Activity 19 Reflection
This activity invites you reflect what you learnt so far, by considering one of two questions. It may help you to write down your thoughts; aim for about 1,000 words.
Please choose from the following options:
- Why should great powers consider terrorism to be a ‘considerable threat’ to global order? OR
- Has the United States become less or more powerful an international actor as the result of the consequences of 9/11?
Why should great powers consider terrorism to be a ‘considerable threat’ to global order?
This question encourages you to define modern terrorism (as variously discussed in section 2). You should also briefly assess some of the impacts and methods of such non-state and sub-state terrorist actors, particularly those described by Oded Lowenheim (in section 3) as ‘persistent agents of transnational harm’. In thinking about the nature and form of modern terrorism, you need to draw on your work from sections 2 and 3. To answer the question it will also be useful to briefly analyse the degree to which ‘new’ forms of terrorism differs from ‘old’ forms of terrorism. You need to also carefully consider the relationships between terrorism and asymmetrical and symmetrical forms of warfare (as defined in section 3).
Has the United States become less or more powerful an international actor as the result of the consequences of 9/11?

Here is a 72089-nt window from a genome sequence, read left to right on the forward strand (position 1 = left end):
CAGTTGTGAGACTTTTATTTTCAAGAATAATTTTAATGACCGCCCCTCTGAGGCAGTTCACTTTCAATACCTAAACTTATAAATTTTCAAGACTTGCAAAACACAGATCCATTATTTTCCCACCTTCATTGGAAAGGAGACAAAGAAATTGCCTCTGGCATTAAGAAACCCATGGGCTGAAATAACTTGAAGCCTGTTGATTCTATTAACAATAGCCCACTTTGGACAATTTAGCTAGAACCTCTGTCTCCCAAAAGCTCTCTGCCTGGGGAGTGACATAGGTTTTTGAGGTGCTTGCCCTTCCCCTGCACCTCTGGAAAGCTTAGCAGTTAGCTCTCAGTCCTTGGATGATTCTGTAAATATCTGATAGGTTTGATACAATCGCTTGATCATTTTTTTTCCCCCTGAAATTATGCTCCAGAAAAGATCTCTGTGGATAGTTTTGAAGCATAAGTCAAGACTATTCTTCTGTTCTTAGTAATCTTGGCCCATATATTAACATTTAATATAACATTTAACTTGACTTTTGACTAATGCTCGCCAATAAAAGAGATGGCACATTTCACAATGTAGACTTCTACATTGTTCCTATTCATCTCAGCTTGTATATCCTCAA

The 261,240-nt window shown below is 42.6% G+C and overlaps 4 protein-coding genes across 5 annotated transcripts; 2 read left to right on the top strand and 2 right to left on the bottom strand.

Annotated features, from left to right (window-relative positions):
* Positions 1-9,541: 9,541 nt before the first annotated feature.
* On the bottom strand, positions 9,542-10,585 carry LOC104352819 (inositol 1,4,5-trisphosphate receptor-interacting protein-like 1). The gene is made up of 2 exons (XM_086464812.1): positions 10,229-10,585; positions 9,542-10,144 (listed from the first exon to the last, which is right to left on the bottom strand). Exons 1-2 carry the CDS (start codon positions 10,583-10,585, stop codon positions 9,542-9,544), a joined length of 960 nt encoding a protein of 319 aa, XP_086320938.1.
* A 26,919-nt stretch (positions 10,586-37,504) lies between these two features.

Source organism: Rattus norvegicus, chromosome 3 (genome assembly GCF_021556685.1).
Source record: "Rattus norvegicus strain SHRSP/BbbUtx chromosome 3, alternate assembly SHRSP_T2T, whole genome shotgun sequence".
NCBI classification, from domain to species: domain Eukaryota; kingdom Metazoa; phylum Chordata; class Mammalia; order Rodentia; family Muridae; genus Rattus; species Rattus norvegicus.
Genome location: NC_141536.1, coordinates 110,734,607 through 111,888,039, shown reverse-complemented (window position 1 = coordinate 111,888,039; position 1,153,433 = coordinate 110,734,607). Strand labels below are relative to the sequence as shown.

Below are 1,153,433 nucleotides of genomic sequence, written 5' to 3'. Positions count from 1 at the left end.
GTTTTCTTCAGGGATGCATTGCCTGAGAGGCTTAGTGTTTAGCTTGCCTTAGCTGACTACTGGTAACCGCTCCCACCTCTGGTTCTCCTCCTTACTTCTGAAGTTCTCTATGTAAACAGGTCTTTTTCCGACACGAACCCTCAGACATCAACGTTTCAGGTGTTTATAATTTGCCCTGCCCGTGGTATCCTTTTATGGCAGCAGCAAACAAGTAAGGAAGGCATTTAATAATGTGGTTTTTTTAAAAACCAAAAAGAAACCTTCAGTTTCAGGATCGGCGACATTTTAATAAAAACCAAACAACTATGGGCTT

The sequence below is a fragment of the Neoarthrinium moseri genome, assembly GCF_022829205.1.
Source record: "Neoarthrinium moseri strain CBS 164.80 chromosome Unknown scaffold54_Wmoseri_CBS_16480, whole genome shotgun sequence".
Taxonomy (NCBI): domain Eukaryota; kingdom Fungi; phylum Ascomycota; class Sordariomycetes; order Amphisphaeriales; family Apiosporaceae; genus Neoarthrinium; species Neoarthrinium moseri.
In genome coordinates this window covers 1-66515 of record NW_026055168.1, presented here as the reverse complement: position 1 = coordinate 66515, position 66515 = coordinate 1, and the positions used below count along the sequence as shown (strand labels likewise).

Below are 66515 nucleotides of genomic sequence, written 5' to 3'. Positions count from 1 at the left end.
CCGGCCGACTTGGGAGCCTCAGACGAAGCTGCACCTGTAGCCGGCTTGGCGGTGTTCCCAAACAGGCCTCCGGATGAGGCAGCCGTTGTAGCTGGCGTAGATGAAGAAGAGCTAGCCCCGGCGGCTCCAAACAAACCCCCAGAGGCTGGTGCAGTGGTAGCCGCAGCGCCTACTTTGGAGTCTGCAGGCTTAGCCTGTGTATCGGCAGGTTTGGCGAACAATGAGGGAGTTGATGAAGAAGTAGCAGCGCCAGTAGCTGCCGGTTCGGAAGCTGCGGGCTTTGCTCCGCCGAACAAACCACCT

This question invites you to consider the consequences of 9/11 for the United States. You need to draw some conclusion based upon your reading and reflection of the materials you have encountered. The question asks you to explore the standing of the United States in light of the international significance of 9/11, particularly as it subsequently affected the foreign policy of the United States, the United States’ perception of its international standing and the ways in which other world actors see the country. Answers to this question will draw on sections 3, 4 and 5 of the course. You can, having assessed the impacts of 9/11 on United States foreign policy, additionally, but briefly, reflect on claims that 9/11 changed ‘everything’ with the case that Caroline Kennedy-Pipe and Nick Rengger make in section 3 arguing that, by itself, 9/11 changed little in international terms or in global politics. You should also assess the arguments posed in section 4 for pre-emptive war and consider the neoconservative argument that the United States and its allies had no choice but to pursue a ‘war on terror’ in response to the threat that had been clearly demonstrated by 9/11.